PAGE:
Birmingham – Proteas coach Ovirt Gibson has pointed out that his experienced players did not rise to the Cricket World Championship.
Wednesday's final defeat to New Zealand means that Proteas has lost four in the show, and although there is still a small mathematical chance that they will make the semi-finals, they are all except in the tournament.
It was another bitter pill to swallow the South African cricket and Proteas, who have once again bombed the World Cup.
The back home reaction has been understandably cruel and Cricket South Africa (CSA) has a lot of responsibility in the coming days and weeks.
Gibson has contracted until the end of September, and he admitted after Wednesday's match that he was unsure of what was going on after that.
"It is of course disappointing. We didn't do what we left home. It's still a bit raw, but the original feeling is definitely disappointing," the coach said after the killer's attack at Edgbaston.
"I can't talk about past world cups, but surely in this World Cup it seems that the guys have been making it hard.
"It's probably the only word that comes to mind right now."
Once again, the task is for the brain to rely on the CSA to find out why it is going wrong in this team in the World Cup.
The mid-term performance in 1992, 1999, 2007 and 2015 is still one of Proteas' best efforts in the World Cup.
Gibson says he needs a long and hard time thinking about why South African teams are struggling to move their pedigree to World Cup shows, but he waited more for experienced players.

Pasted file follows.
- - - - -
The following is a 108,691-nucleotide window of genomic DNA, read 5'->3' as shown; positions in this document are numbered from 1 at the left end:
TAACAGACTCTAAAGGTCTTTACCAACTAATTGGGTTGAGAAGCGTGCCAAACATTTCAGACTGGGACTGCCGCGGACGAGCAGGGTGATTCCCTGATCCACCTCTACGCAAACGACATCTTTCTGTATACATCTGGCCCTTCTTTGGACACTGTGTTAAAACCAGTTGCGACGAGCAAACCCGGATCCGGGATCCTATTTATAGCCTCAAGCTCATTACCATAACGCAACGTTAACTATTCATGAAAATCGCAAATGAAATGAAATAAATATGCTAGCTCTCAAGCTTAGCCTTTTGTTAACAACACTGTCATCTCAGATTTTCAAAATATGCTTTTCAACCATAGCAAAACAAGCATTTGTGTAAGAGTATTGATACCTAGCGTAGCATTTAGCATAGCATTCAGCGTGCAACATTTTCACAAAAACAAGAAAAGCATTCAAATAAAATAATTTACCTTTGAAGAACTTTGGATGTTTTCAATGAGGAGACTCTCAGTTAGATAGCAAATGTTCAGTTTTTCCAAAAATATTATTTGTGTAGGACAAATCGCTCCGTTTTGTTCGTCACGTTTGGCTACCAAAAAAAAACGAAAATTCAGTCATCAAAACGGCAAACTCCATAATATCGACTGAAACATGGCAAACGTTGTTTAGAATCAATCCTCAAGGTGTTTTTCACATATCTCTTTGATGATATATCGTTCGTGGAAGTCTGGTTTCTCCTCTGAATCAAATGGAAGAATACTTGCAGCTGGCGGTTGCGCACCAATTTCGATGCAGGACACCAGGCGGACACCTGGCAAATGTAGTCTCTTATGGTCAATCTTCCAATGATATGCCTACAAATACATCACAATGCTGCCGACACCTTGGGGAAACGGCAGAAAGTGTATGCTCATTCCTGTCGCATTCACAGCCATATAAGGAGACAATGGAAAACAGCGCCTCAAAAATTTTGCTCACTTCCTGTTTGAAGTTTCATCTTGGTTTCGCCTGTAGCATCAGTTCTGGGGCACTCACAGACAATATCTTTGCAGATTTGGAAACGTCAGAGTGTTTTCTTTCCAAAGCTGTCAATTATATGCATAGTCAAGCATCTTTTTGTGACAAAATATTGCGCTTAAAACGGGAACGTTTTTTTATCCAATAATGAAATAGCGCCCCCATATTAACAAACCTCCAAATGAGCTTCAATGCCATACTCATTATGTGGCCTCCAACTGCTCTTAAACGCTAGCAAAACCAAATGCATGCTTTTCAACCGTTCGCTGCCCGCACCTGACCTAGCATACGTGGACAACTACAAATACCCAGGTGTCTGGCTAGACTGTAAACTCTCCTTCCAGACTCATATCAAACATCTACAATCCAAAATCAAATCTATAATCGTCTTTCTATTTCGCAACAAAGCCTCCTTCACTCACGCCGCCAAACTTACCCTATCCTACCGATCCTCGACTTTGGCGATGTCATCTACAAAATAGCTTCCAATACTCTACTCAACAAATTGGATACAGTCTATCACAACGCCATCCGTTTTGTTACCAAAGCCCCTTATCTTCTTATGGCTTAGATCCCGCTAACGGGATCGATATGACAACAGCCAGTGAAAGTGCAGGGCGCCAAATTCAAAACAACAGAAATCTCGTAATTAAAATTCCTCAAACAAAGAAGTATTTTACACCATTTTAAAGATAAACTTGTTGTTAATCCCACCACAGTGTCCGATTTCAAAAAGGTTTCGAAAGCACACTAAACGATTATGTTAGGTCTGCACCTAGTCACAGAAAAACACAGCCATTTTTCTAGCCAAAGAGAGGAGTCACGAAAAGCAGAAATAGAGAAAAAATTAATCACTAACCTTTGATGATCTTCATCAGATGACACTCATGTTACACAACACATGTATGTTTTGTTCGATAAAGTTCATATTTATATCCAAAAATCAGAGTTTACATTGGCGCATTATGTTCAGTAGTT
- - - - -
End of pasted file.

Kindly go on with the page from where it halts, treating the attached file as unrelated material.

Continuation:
"When teams have won the World Cup, their experienced players are the ones that have risen. Our experienced players have not risen … that's exactly what it is," he said.
The captain of New Zealand, Kane Williamson, who had 106 * on Wednesday, showed that the older player appreciates the most.
"He's a class player," Gibson said of Williamson.
"We also have class players in our team, but they have not shown it at the highest stage. It's difficult.
"There are friends here who play their latest world cups, and I would have thought they would like to take a high note. At the top and bottom is that 30s, 40s and odd 50s won't beat you on the World Cup."
Fast cookers were identified as South Africa's great strength in the tournament, but Gibson admitted that the inability to convert starts into big points that cost South Africa.
"There has been a lot if things and ultimately what it comes down to is that we couldn't put enough on the board," he said.
"We don't have a bowling attack we wanted to have, so we needed more work."
Gibson now has to find a way to get Proteas up, which is effectively three dead rubber to complete their campaign.
Next is a trip to the Lord in Pakistan on Sunday.
@LloydBurnard is in England, covering the 2019 Cricket World Cup for Sport24 …